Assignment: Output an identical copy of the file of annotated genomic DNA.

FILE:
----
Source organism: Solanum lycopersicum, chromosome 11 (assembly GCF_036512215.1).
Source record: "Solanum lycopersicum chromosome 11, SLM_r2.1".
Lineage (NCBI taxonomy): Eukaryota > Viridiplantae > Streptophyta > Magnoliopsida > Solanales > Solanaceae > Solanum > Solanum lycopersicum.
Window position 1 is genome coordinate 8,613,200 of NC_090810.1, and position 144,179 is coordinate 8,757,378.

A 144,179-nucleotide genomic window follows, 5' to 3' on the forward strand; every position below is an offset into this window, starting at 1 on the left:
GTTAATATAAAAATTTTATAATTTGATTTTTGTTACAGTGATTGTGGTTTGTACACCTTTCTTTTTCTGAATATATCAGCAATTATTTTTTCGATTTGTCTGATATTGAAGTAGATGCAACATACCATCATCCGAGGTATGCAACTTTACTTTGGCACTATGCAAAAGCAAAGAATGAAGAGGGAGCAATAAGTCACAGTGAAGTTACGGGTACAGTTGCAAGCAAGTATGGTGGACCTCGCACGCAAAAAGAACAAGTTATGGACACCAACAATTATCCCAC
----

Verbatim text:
Source organism: Solanum lycopersicum, chromosome 11 (assembly GCF_036512215.1).
Source record: "Solanum lycopersicum chromosome 11, SLM_r2.1".
Lineage (NCBI taxonomy): Eukaryota > Viridiplantae > Streptophyta > Magnoliopsida > Solanales > Solanaceae > Solanum > Solanum lycopersicum.
Window position 1 is genome coordinate 8,613,200 of NC_090810.1, and position 144,179 is coordinate 8,757,378.

A 144,179-nucleotide genomic window follows, 5' to 3' on the forward strand; every position below is an offset into this window, starting at 1 on the left:
GTTAATATAAAAATTTTATAATTTGATTTTTGTTACAGTGATTGTGGTTTGTACACCTTTCTTTTTCTGAATATATCAGCAATTATTTTTTCGATTTGTCTGATATTGAAGTAGATGCAACATACCATCATCCGAGGTATGCAACTTTACTTTGGCACTATGCAAAAGCAAAGAATGAAGAGGGAGCAATAAGTCACAGTGAAGTTACGGGTACAGTTGCAAGCAAGTATGGTGGACCTCGCACGCAAAAAGAACAAGTTATGGACACCAACAATTATCCCAC